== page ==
Electric and Magnetic Locks

Recent lock developments include the magnetic-key lock, in which the pins are actuated by small
magnets on the key, which has no serrations. When the key is inserted into the lock, these
magnets repel magnetized spring-loaded pins, raising them in the same way that the serrations
on a tumbler-type key would. The card-key lock is actuated by a series of magnetic charges; the
card-key is popular where security is vital, because a new series may be electronically defined
for each new user, without having to change the lock itself. Similarly, electronic card access
systems are used in many hotels and office buildings. A special "key" system uses a paperboard
or plastic card, on which a code is recorded as a series of holes or bumps, or a microchip or a
magnetic strip on which a code is stored. A card reader at the lock location reads the code and
sends the information to a computer, which sends a signal to release the bolt if the code is
correct.  Electronic combination locks similarly use a computer to compare a combination stored
in memory with one entered on a keypad; access is permitted if the combinations match. In a
biometric entry system the numeric keypad is replaced by a scanner, which captures an
individual's fingerprint, palmprint, signature, or other personal characteristic and compares it with
that in the computer's memory. Biometric entry systems are most often used in high-security
areas, such as nuclear power plants.
In an electromagnetic lock a metal plate is attached to the door and an electromagnet is attached
to the doorframe opposite the plate. When the current flows, the electromagnet attracts the plate,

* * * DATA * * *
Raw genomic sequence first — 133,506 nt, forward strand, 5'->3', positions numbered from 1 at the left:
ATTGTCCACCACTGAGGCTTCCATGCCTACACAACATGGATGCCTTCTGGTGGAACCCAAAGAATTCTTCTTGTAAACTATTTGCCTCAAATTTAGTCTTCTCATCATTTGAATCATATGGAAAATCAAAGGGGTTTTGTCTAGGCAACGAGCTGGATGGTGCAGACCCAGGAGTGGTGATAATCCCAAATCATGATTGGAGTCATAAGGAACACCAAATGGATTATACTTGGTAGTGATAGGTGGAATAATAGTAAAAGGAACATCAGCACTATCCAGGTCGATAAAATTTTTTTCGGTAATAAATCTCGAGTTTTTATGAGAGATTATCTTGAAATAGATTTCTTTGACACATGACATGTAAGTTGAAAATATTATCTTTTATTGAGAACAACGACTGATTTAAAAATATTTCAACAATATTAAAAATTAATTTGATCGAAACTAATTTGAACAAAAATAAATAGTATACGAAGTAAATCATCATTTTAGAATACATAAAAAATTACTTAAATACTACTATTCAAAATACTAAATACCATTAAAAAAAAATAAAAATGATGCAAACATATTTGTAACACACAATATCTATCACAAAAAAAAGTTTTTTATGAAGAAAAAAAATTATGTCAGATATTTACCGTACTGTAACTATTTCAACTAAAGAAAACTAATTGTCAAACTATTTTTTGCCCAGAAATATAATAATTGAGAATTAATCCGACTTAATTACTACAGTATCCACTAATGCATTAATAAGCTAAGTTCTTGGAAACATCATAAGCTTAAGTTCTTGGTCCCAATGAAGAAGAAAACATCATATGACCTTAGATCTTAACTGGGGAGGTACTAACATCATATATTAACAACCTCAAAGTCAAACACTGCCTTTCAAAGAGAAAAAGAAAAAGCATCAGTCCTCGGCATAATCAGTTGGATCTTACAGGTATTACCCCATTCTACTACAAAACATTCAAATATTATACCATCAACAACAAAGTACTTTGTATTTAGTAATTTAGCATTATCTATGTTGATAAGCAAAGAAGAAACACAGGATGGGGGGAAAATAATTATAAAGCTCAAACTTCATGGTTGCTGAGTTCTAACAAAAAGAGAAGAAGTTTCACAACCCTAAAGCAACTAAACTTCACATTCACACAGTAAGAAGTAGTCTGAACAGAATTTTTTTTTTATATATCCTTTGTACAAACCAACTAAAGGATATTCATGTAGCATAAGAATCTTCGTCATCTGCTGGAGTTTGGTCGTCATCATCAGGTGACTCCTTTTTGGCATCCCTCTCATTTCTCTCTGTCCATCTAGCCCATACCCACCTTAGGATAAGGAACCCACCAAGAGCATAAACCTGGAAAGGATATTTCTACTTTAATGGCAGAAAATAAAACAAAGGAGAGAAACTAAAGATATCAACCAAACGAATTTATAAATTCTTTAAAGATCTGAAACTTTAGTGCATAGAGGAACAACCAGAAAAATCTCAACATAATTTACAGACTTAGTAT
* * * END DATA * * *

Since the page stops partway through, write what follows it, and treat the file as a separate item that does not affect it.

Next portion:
holding the door closed, When the flow of current is stopped, the door unlocks. A variation
places the plate and electromagnet so that the door is held open when current flows, enabling
the door to be closed automatically when the current stops.
Keyless entry systems, which are common in motor vehicles, rely on a keychain fob that contains
a remote-control unit consisting of an integrated circuit and a radio transmitter. The fob sends a
low-powered radio signal to a receiver in the motor vehicle, and, if the received code is the
correct one, the receiver in the vehicle relays the signal to a microprocessor, which opens the
lock. The acceptance of such entry systems has led to devices that allow additional functions
within the vehicle to be activated remotely.
Elie's lock & key
Since 1969
Call Us
Quick & Reliable Service
Mobile Services
  • Chatsworth
  • Northridge
  • Porter Ranch
  • Granada Hills
  • Canoga Park
  • Mission Hills
  • Woodland Hills
  • North Hollywood
  • Van Nuys
  • Studio City
  • Sherman Oaks
  • Simi Valley
  • Winnetka
  • Encino
  • Pacoima
  • Calabasas
10180 Mason Ave. Chatsworth Ca 91311                                     Tell: 818-882-2525                                                     Lic# LCO4209